Recent outbursts of anti-Semitism in Polish news media have prompted protests to Polish authorities from Jewish groups in the United States and underscored fears expressed by Solidarity leader Lech Walesa--in his last formal interview before martial law--that an anti-Semitic campaign was being used to discredit and divide the union movement.
Pointing up incidents going back at least to March, Simon Wiesenthal, head of the Jewish Documentation center in Vienna, accused the Polish government of distributing anti-Semitic leaflets and cartoons as part of "a primitive attempt" to "provoke anti-Semitic feelings" and to give the impression that Solidarity was anti-Semitic.
He told United Press International in Vienna Monday that he had been receiving the leaflets from Poland since March but had not publicized the fact sooner because it clearly was an attempt to hurt Solidarity.
Anti-Semitism, long a factor in Polish history, flared on a major scale most recently in 1967-68. Most of Poland's Jewish population of more than 3 million was liquidated under the Nazis during World War II. Only several thousand Jews remain today.
In the past week, the Anti-Defamation League of B'nai Brith and the American Jewish Committee have protested to Polish authorities the broadcast Dec. 15 on Warsaw radio and television of a lengthy interview with a Polish professor who charged that Jews had misled the Polish people and that "persons of Jewish origin had turned Solidarity into an antinational body."
The professor specifically attacked Bronislaw Gemerek, a member of Solidarity's national commission and a professor of history at Warsaw University.
Gemerek, he said according to tapes of the broadcast cited by an Anti-Defamation League official in New York, was a Jew, "the son of a rabbi" who had changed his name from a Jewish-sounding one. After vitriolic remarks about Gemerek's academic work, the professor added that Gemerek spent his time "deforming Polish history in his books."
The broadcast of the interview, which both groups said had been taped by Poles in Paris, included charges that Jewish groups had taken control of 80 percent of Polish industry and that the "chauvinistic Jewish internatonal" was trying to take power in Poland to serve KOR, the now disbanded, dissident Committee for Social Self-Defense.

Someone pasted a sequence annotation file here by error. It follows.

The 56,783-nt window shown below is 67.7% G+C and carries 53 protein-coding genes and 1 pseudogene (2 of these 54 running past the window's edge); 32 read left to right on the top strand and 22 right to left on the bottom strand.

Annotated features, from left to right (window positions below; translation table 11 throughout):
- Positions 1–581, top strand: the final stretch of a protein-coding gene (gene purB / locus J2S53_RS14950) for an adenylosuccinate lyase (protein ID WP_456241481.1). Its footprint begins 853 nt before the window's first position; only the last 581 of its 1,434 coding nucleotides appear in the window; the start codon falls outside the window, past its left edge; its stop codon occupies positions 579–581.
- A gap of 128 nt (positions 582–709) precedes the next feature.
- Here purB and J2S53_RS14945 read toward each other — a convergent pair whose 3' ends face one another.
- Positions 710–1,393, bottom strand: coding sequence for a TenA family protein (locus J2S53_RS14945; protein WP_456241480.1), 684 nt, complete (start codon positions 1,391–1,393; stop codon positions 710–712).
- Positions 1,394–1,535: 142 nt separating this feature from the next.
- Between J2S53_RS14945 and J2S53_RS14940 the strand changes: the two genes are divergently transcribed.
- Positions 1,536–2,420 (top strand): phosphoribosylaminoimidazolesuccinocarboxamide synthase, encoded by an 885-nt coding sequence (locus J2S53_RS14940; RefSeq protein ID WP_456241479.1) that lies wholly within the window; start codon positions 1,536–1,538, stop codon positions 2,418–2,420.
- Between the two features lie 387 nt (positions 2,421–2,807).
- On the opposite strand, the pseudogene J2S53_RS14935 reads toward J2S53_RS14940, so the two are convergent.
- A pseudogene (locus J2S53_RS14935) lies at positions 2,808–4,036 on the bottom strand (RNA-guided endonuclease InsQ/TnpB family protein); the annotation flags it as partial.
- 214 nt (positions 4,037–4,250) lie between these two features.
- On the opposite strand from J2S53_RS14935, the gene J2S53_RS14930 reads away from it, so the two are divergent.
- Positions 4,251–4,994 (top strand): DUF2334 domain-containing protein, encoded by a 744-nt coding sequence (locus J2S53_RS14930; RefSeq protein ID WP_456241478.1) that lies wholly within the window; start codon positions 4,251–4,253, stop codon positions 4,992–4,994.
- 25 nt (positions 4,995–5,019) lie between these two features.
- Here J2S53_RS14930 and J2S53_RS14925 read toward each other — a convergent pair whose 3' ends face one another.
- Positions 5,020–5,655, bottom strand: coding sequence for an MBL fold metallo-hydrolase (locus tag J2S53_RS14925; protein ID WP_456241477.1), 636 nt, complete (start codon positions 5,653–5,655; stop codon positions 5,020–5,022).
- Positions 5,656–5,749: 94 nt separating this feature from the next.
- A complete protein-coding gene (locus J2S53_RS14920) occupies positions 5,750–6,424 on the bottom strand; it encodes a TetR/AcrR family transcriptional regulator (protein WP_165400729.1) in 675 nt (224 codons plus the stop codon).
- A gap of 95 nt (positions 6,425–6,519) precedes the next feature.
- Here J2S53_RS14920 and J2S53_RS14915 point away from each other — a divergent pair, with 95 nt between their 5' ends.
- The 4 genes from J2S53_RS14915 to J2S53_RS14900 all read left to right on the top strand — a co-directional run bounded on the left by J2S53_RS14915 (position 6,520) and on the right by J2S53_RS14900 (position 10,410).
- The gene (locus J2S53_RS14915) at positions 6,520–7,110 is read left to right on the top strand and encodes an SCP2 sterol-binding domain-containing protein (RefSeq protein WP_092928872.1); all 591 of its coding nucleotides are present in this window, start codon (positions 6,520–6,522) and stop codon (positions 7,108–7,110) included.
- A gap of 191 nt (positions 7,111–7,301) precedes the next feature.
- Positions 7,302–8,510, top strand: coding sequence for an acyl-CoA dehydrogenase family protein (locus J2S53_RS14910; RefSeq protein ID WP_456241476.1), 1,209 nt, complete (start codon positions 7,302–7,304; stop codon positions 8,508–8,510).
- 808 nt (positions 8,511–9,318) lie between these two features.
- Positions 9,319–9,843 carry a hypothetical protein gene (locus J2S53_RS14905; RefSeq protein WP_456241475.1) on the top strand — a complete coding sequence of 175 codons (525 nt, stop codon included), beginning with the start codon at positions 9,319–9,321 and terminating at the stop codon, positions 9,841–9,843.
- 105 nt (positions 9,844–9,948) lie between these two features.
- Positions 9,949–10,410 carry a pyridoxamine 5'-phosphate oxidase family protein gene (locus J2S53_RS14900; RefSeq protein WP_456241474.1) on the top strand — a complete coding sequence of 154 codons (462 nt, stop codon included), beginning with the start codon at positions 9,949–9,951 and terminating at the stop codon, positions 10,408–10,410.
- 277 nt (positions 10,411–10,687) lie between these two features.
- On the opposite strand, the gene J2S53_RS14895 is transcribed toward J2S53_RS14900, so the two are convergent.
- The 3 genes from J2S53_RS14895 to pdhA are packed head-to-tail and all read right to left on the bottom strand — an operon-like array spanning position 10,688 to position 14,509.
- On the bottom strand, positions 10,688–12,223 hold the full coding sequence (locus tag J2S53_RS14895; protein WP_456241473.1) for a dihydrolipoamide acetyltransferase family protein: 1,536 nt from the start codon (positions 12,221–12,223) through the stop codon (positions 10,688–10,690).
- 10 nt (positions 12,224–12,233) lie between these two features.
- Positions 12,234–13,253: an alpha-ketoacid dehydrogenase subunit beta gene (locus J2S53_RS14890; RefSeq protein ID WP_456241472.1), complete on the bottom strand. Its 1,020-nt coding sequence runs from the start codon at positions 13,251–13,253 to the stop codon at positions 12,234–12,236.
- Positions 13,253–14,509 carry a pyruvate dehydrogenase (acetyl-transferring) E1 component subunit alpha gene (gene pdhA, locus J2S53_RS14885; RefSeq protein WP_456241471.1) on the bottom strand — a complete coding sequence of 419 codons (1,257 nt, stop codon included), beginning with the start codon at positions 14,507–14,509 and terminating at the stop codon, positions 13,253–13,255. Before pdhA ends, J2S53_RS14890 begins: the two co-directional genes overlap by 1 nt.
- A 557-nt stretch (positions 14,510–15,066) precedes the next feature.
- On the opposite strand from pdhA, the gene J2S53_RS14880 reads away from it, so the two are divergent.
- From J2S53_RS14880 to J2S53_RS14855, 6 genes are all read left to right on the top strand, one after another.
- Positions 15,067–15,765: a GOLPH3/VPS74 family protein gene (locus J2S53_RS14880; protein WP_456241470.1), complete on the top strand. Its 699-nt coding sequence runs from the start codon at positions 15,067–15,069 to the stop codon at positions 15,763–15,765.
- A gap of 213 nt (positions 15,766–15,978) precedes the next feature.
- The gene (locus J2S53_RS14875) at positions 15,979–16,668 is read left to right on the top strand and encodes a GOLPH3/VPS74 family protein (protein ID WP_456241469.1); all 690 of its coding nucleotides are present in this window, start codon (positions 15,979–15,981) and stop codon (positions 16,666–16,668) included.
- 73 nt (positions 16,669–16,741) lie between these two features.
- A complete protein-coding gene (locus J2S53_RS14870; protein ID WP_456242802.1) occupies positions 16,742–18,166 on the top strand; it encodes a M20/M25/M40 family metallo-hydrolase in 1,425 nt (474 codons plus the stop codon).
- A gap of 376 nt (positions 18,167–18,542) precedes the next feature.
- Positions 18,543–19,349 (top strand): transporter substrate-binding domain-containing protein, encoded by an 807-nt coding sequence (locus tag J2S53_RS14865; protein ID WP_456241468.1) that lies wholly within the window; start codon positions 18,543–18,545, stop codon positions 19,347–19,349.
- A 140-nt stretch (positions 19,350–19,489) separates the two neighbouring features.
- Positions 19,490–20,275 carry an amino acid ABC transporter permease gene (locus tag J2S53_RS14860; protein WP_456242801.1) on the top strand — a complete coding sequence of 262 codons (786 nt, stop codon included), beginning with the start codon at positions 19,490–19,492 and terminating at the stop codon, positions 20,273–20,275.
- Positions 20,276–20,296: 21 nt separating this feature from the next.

Tass, the official Soviet news agency, carried a dispatch from the state-run Polish news agency PAP three days later, reporting Polish newspaper attacks on the "counterrevolutionary figures" in the Solidarity leadership.
The quoted article, from the official Trybuna Ludu, pointed to the "Trotskyist leanings, Zionist links and anarchosyndicalism of Jacek Kuron," the founder, now detained, of KOR and a "subversive" adviser to Solidarity.
The official newspaper then turned to Gemerek, calling him one of the "masterminds" behind Solidarity's extremists who had connections with "revisionist-Zionist quarters." The paper also attacked Kuron's associate in KOR, Adam Michnik for, among other things, "organization of a Zionist demonstration in Warsaw."
Kuron, who is not believed to be Jewish, and Gemerek and Michnik, who are, were on a list of "interned extremist activists" announced on Warsaw television Dec. 15.
A separate Tass report from Warsaw Dec. 18 made a reference to Gemerek's activities after "the suppression of the Zionist putsch in Poland in 1968." That is an ugly historical skein to which Walesa referred in his interview with Washington Post correspondent Bradley Graham Dec. 12 in Gdansk during a break in the tumultuous meeting of the union's national commission.
Walesa had sought the interview through advisers to rebut suggestions that anti-Semitism was rampant in sections of Solidarity. There were suspicions that these sentiments were being fanned by the Communist authorities to sow discord in the union and smear its reputation abroad.
Unsigned leaflets at Solidarity's summer congress hinted darkly at Jewish figures in the union; questions were asked at some union meetings about the role or presence of Jews; in Solidarity's large Warsaw branch, a "true Poles" faction grew up, a throwback to eruptions of bigotry in pre-World War II Poland and, more recently, to the anti-Semitic campaign in Poland that followed the 1967 Arab-Israeli war.
The leader of that campaign, Mieczyslaw Moczar, who lost out in a subsequent power struggle, was rehabilitated under his protege, former party leader Stanislaw Kania. Moczar's influence is seen behind the formation about a year ago of the ultranationalist Grunwald Patriotic Union, an anti-Semitic body that has agitated against the liberalization in Poland, spearheaded by Solidarity. It has called KOR "a Zionist" body.
Walesa denied that anti-Semitism was a problem in Poland and said Solidarity would resist all attempts to make it one, suggesting that such attempts were by those wanting to divide the union.
"We know how dearly the Jewish nation paid during World War II, for how many years it has been murdered, tormented and harassed," he said.
He said anti-Semitism in Poland was an issue "absolutely steered and manipulated" by certain people, whom he did not specify. "Not only do they speak about Jews, but they even call people Jews who are not Jewish," he added.
"There is no grass-roots support for it. . . . We won't become divided on this issue, nor will we allow anything evil to be said about this social group," he declared.
"The fate of the Jewish nation is very similar to ours, if much worse. Thus there cannot be even talk about anti-Semitism."